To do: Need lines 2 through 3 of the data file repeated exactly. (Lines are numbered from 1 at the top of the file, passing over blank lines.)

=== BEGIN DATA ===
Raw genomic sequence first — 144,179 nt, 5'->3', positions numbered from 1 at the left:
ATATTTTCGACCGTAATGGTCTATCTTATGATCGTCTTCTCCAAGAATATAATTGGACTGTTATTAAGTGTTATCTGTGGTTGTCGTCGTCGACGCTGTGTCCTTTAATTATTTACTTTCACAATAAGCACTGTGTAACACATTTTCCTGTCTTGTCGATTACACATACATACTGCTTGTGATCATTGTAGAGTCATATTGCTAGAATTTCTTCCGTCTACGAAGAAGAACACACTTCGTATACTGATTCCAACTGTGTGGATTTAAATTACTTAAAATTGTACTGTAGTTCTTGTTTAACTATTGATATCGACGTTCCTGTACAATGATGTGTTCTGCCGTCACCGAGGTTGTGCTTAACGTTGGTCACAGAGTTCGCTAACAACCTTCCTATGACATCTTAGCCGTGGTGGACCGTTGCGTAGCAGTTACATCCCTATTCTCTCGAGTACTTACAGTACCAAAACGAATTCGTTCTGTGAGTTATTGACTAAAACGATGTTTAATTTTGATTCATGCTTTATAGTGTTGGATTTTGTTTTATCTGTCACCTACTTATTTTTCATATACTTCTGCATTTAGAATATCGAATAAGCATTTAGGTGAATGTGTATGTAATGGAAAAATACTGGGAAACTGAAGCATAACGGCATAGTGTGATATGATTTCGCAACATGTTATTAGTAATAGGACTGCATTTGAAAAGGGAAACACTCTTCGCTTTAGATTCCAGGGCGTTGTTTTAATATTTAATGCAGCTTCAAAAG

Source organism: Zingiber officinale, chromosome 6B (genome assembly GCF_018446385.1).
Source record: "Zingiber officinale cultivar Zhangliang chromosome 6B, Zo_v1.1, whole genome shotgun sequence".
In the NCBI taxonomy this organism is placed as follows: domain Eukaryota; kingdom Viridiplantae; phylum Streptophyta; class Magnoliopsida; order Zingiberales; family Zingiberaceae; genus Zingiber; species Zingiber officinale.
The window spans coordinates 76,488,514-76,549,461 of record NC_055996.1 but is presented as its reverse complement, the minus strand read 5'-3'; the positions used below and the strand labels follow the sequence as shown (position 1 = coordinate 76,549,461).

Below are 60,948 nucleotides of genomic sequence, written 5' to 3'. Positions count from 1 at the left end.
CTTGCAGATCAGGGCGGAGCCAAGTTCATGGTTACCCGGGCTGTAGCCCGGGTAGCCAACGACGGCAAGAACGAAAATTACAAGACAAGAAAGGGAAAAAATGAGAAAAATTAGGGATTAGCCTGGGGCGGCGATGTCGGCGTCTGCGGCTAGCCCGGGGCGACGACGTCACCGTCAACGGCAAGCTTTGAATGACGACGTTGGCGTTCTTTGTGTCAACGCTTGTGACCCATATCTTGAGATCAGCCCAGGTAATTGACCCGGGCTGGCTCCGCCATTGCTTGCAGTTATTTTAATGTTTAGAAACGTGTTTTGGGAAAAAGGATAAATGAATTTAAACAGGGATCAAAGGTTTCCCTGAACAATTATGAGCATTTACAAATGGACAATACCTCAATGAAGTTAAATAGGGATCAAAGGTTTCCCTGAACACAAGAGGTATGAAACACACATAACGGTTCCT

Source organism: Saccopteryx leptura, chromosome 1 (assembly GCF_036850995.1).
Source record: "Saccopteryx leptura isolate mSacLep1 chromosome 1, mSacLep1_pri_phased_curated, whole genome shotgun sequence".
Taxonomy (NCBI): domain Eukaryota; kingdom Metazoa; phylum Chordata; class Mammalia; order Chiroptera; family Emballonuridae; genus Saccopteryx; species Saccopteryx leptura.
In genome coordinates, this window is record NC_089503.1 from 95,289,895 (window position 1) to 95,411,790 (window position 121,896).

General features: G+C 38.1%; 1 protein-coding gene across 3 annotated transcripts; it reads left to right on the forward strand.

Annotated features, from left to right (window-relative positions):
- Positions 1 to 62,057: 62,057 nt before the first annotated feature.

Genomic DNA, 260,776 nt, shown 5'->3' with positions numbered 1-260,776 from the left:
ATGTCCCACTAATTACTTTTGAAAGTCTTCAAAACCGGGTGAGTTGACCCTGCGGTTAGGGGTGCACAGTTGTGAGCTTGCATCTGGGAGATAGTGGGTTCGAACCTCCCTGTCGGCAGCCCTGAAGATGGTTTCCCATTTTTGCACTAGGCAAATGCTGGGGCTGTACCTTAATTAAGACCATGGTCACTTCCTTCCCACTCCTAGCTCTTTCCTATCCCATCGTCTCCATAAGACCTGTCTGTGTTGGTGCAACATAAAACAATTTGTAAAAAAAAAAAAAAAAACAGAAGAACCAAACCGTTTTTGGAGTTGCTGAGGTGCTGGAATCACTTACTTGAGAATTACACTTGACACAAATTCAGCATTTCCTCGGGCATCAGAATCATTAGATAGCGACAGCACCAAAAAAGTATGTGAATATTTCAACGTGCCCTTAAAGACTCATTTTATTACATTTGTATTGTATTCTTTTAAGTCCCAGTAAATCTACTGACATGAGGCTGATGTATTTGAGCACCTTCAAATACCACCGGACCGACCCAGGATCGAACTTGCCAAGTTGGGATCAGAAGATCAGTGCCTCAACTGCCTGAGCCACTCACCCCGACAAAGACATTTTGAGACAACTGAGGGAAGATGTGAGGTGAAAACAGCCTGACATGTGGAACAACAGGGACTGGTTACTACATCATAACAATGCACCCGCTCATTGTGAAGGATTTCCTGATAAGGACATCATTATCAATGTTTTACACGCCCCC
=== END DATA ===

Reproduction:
ATATTTTCGACCGTAATGGTCTATCTTATGATCGTCTTCTCCAAGAATATAATTGGACTGTTATTAAGTGTTATCTGTGGTTGTCGTCGTCGACGCTGTGTCCTTTAATTATTTACTTTCACAATAAGCACTGTGTAACACATTTTCCTGTCTTGTCGATTACACATACATACTGCTTGTGATCATTGTAGAGTCATATTGCTAGAATTTCTTCCGTCTACGAAGAAGAACACACTTCGTATACTGATTCCAACTGTGTGGATTTAAATTACTTAAAATTGTACTGTAGTTCTTGTTTAACTATTGATATCGACGTTCCTGTACAATGATGTGTTCTGCCGTCACCGAGGTTGTGCTTAACGTTGGTCACAGAGTTCGCTAACAACCTTCCTATGACATCTTAGCCGTGGTGGACCGTTGCGTAGCAGTTACATCCCTATTCTCTCGAGTACTTACAGTACCAAAACGAATTCGTTCTGTGAGTTATTGACTAAAACGATGTTTAATTTTGATTCATGCTTTATAGTGTTGGATTTTGTTTTATCTGTCACCTACTTATTTTTCATATACTTCTGCATTTAGAATATCGAATAAGCATTTAGGTGAATGTGTATGTAATGGAAAAATACTGGGAAACTGAAGCATAACGGCATAGTGTGATATGATTTCGCAACATGTTATTAGTAATAGGACTGCATTTGAAAAGGGAAACACTCTTCGCTTTAGATTCCAGGGCGTTGTTTTAATATTTAATGCAGCTTCAAAAG

Source organism: Zingiber officinale, chromosome 6B (genome assembly GCF_018446385.1).